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Nellie McKay's Love Letter To Doris Day

What could notoriously eccentric young New York singer-songwriter Nellie McKay have in common with notoriously normal Hollywood icon Doris Day? The comparison only begins with McKay's new album, Normal as Blueberry Pie: A Tribute to Doris Day.

McKay first declared her love of Doris Day in a 2007 book review she wrote for The New York Times. McKay wrote of the exemplary pop singer, whose wholesome persona made her Hollywood's biggest female draw: "Her music is uncluttered, sensual and free, driven by an irrepressible will to live."

Normal As Blueberry Pie

McKay's Normal as Blueberry Pie is the fourth album of a contentious career that has also included an award-winning role in Brecht-Weill's Threepenny Opera and much outspoken animal-welfare activism, a cause she shares with Doris Day. McKay is a feminist who isn't shy about using that particular F-word, a wisenheimer who's done stand-up, a prima donna who fought her label to squeeze 23 new songs onto a CD instead of just 16. In 2005, I saw her perform half a dozen non-English titles she'd composed, including "Me Gusta Manana," about trying to go vegan in Spain. So it seems strange that her first album in two years comprises 12 Doris Day covers plus one original, and that it's jazzier than either her history or Day's would lead listeners to expect.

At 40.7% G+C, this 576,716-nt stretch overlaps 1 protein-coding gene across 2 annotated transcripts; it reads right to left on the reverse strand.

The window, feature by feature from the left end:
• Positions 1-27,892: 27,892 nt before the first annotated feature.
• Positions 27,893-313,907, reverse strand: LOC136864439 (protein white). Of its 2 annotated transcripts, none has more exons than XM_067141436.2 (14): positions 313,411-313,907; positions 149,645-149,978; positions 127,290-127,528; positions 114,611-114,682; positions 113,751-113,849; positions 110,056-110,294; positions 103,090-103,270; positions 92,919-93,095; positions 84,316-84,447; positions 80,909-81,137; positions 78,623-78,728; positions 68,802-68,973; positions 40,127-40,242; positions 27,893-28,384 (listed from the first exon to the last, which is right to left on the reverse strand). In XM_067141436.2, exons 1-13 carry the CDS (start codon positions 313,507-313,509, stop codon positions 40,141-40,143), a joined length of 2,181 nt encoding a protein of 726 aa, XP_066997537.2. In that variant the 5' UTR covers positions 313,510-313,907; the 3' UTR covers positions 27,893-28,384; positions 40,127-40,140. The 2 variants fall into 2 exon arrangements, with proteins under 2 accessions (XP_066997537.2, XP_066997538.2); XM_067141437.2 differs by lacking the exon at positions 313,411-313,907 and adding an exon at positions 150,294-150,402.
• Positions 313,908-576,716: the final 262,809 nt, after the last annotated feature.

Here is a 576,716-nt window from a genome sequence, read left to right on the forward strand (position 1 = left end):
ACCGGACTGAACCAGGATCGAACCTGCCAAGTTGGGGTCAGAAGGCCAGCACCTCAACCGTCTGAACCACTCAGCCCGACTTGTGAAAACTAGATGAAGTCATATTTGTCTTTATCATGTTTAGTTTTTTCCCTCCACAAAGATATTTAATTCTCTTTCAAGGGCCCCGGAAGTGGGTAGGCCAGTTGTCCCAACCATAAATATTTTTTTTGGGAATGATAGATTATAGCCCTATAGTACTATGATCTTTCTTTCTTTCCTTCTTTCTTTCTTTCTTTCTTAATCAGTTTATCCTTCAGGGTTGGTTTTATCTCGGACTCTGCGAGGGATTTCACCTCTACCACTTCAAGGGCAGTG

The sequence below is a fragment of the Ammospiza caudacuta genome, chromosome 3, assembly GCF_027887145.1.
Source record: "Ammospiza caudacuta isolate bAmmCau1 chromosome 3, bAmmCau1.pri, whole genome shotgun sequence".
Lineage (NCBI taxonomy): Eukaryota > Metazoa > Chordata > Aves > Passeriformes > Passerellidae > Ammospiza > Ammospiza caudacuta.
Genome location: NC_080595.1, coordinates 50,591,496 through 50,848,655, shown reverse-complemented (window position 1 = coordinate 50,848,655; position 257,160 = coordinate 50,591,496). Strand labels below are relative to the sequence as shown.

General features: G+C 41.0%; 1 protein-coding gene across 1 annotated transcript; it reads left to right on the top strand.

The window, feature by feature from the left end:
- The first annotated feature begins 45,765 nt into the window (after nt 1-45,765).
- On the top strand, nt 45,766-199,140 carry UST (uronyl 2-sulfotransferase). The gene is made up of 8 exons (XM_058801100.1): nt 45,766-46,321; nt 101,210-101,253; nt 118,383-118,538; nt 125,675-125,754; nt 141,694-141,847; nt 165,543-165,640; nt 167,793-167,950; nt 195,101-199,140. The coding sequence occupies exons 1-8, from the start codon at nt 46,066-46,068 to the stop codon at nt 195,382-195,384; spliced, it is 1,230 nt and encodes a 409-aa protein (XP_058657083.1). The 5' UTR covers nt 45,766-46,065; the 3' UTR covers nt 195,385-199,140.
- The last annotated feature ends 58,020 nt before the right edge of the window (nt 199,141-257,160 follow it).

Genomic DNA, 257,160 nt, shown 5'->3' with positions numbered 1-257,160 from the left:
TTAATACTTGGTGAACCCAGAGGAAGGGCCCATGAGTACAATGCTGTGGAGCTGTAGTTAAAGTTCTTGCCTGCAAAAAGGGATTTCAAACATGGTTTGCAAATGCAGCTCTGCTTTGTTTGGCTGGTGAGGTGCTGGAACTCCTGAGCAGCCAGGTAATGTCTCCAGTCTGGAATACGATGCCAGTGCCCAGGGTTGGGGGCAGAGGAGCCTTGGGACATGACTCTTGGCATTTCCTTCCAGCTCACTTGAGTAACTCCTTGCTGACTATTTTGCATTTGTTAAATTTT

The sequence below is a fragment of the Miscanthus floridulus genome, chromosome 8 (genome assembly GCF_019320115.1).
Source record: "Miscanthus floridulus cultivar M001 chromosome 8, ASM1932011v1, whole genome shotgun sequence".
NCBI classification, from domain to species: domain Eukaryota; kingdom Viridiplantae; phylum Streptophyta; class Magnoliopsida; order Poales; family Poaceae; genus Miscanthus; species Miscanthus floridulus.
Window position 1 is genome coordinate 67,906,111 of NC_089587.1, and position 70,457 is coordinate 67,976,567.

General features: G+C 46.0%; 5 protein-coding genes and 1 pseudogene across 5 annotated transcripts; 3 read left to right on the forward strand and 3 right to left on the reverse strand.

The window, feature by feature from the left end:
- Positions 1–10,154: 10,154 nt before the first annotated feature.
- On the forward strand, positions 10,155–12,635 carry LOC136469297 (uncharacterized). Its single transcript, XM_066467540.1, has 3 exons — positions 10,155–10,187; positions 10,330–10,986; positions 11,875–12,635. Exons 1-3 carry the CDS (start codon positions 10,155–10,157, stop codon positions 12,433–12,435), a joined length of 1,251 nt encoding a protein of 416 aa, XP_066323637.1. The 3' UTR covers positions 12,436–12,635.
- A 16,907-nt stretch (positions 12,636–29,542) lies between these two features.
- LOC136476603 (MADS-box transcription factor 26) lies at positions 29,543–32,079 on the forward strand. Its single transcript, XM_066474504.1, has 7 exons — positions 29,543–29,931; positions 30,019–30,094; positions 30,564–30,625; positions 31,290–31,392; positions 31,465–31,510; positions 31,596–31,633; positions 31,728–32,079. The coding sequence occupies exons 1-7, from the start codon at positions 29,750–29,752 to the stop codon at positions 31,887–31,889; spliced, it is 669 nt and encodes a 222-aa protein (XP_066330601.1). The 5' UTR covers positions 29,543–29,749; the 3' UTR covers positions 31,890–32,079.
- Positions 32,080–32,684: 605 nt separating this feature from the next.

But while Normal as Blueberry Pie wouldn't be a Nellie McKay album if it weren't a little kooky, McKay's arrangements find a graceful midpoint between her postmodern cabaret and Day's popped-up big-band singer with chops for miles. It emphasizes the purity McKay's voice shares with Day's. It, too, is uncluttered, sensual and free.

As it happens, the first record I ever bought was Doris Day's Secret Love, which went No. 1 when I was 11. Nevertheless, my copy of Day's Golden Girl was in storage when Normal as Blueberry Pie came my way. My tribute to McKay is that her tribute has me convinced.

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Robert Christgau contributes regular music reviews to All Things Considered.